By now, none of you will have read Prozac Nation author Elizabeth Wurtzel’s 5,500-word piece in New York magazine. Sure, some of you might have read the Jezebel summary, or the Huffington Post review, or any one of the thousands of traffic-baiting posts (including this one!) claiming that they can accurately sum up this behemoth.
That is a lie. It is impossible to summarize Wurtzel’s end-of-the-year summary, since it encompasses everything: what matters in life, puppies, former employer David Boies, reality, love and a how-to guide on misunderstanding property laws.
But if you have read it and really want to prove to your friends that you have nothing to do at work, here’s a handy quiz. Pencils down, everyone!
The Book Biz
The Penguin Group is suing some pretty high profile authors to recoup some of their advance money, The Smoking Gun reports.
Since an advance is really more of a gamble than a guarantee (authors can be hard to rely on! You can’t rush the creative process! Sometimes editors cancel books!), historically publishers have not held authors accountable. But it is a difficult time for publishing companies and they can probably use all the cash they can get.
What’s in a name? A lot, if it happens to be Touré: not only did the young Rolling Stone writer and MSNBC contributor deliver a passionate takedown of 9/11 coverage on Dylan Ratigan last week, but in the days that followed, he’s also managed to a) Start a Twitterversy about what your tipping percent says about you as a person, b) release a book about what it means to be black in today’s culture, c) and announce that he’ll be co-authoring Nas’ memoir. Last night in Brooklyn’s Greenlight bookstore, Touré celebrated the release of his latest book Who’s Afraid of Post-Blackness. Hosted by Terry McMillian, the party got hot amidst the crushing fans all trying to squeeze their way into the Forte Greene venue.
off the record
This is going to be fun. A trio of controversy-courting female journalists is joining the Jewish culture webzine, Tablet. Daphne Merkin, who wrote about her life in therapy for the New York Times Magazine and learned the art of self-exposure from Tina Brown, has been named movie critic, and Elizabeth Wurtzel, who became a literary Read More
Books & Pills
Those following the deal announcements on Publishers Marketplace could be forgiven for thinking that publishers are in a weird headspace this week.
At Harper Perennial: Allison Lorentzen bought Coming of Age on Zoloft: Notes on My Generation on Drugs by Katherine Sharpe, billed as “a memoir-investigation of the use of antidepressants among young people” and Read More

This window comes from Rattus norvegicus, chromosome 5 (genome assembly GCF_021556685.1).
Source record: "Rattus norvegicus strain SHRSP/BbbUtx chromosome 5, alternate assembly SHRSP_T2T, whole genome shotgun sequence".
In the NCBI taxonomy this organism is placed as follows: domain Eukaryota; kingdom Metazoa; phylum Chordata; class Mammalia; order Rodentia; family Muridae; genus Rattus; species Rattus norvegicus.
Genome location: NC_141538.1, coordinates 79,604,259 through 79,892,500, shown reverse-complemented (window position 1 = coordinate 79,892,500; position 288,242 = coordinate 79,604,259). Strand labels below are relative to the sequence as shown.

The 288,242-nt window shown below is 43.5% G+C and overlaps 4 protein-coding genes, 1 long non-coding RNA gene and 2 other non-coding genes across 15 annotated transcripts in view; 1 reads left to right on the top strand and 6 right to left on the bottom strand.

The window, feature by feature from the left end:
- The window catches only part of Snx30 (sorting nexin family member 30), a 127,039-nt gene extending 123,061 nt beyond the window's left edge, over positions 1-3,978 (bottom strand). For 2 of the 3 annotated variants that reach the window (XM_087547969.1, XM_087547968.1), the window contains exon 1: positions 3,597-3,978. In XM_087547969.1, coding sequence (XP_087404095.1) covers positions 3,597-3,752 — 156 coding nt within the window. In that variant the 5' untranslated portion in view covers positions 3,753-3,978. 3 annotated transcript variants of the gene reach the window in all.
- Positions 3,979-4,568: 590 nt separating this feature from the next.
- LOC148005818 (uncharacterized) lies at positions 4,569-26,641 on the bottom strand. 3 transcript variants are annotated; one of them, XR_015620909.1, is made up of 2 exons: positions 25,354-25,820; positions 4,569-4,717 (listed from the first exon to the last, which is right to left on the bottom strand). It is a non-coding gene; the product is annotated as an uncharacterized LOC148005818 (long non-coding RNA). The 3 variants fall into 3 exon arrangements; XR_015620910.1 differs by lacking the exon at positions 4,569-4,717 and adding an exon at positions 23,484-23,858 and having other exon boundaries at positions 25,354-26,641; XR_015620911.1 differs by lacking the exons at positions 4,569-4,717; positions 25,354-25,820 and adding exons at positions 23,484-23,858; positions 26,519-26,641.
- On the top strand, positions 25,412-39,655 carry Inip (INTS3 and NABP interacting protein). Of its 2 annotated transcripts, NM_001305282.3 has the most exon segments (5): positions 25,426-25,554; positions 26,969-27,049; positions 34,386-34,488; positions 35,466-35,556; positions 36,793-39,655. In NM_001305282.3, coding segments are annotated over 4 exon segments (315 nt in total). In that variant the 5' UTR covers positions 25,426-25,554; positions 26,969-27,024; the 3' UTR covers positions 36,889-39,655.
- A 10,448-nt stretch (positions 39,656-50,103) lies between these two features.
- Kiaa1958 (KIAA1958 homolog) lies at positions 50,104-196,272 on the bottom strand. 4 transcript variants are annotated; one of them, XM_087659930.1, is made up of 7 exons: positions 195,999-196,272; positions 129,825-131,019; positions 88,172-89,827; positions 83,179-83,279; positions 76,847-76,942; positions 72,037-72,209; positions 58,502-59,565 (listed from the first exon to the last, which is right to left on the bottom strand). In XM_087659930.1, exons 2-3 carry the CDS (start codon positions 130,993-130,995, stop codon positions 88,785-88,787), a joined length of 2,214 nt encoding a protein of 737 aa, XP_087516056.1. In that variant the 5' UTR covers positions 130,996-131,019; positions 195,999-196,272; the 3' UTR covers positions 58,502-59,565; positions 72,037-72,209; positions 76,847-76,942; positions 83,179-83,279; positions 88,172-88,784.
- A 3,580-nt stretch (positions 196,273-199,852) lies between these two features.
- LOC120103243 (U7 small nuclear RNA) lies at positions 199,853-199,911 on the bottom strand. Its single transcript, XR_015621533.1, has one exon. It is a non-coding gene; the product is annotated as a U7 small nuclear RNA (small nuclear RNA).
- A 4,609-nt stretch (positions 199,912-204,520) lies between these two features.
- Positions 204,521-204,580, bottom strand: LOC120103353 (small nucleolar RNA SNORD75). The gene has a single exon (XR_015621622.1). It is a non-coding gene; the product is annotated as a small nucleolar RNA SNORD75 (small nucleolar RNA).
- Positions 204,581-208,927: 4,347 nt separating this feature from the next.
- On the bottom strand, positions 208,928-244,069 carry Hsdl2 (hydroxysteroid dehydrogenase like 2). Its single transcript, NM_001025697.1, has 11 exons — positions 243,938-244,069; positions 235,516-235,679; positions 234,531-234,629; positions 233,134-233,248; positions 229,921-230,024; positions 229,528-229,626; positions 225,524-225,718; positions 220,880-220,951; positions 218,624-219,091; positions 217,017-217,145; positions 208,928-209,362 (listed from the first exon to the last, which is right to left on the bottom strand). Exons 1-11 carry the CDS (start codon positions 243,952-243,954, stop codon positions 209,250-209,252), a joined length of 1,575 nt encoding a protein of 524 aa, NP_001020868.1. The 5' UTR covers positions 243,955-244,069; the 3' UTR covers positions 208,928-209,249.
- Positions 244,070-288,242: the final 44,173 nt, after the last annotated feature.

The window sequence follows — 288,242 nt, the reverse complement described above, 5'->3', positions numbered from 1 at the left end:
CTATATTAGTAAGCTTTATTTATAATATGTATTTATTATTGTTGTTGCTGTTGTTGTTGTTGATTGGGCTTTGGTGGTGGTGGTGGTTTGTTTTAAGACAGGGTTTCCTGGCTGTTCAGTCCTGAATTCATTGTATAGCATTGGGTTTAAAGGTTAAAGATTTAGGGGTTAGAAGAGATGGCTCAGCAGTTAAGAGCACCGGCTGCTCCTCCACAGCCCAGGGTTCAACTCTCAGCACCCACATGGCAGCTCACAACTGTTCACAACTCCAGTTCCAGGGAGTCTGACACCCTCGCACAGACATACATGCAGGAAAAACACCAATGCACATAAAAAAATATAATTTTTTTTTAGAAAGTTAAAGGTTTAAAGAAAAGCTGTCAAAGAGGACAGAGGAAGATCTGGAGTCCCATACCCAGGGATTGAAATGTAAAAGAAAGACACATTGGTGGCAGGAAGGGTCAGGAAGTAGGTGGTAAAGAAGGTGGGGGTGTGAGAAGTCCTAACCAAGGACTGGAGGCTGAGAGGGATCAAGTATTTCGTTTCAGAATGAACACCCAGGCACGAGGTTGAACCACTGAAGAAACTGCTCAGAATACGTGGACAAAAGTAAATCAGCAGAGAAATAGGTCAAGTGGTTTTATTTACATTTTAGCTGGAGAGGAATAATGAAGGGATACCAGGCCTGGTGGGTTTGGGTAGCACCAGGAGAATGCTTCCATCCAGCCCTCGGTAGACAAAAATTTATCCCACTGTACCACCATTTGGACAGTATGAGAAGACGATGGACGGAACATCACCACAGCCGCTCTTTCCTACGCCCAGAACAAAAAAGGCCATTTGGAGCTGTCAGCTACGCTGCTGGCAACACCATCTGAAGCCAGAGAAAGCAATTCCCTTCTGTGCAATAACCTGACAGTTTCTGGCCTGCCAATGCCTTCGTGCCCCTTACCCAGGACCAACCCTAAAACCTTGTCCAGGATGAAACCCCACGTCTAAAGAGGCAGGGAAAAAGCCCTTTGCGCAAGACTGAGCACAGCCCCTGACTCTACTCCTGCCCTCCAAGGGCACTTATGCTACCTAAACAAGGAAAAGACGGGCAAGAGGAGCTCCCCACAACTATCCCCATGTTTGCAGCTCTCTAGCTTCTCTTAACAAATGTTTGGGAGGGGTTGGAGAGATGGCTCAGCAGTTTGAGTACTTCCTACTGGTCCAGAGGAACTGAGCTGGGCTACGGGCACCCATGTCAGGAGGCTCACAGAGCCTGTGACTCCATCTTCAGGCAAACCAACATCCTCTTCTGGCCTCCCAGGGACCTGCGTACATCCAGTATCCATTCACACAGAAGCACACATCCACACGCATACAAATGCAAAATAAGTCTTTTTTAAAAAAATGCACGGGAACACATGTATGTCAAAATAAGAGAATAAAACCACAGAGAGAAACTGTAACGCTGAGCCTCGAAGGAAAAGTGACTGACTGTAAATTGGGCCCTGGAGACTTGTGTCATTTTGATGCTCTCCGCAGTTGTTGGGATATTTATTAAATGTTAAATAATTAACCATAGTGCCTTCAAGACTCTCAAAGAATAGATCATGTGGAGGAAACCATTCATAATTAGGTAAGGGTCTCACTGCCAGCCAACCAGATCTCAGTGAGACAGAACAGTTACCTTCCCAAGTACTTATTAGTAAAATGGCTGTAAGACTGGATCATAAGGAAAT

In March of last year, The Atlantic published an essay by Lori Gottlieb titled “Marry Him! The Case for Settling for Mr. Good Enough,” which Ms. Gottlieb wrote when, in her idealistic search for the One, she found herself alone in her 40s with a son she had via a sperm donor. A book based Read More
With a decision from the governor just days away, the list of prominent feminist types who have declared support for Caroline Kennedy to fill Hillary Clinton's Senate seat is a short one. Among the best-known are New York Times columnist Maureen Dowd, 79-year-old Representative Louise Slaughter and former Kennedy Read More
"I have only one criteria for putting things into the quarterly, which is that the writing is good. It’s not so much about it being academic," declared Lewis Lapham, editor of Lapham’s Quarterly, at a reading hosted by the literary journal at the National Arts Club on Monday, Nov. 17.
Mr. Lapham, his round Read More
Sprrrring -a-ding-ding! Yep, ’tis the season when New Yorkers take to shivering at outdoor café tables, squeaky basketball starts to be edged out by sleepy baseball, and superannuated actors crawl out of hibernation to do charming local gigs …. Today, former Cybill Shepherd sidekick Christine Baranksi reads from two John Guare plays, Read More
Last summer–just about when that big, fat Internet bubble had finally, officially burst–Random House pulled the entrepreneurial equivalent of stumbling into a party with a funny hat and a case of beer at 4:30 a.m., long after everybody had gone to bed. With great fanfare, the famous publishing house grandly announced the debut of an Read More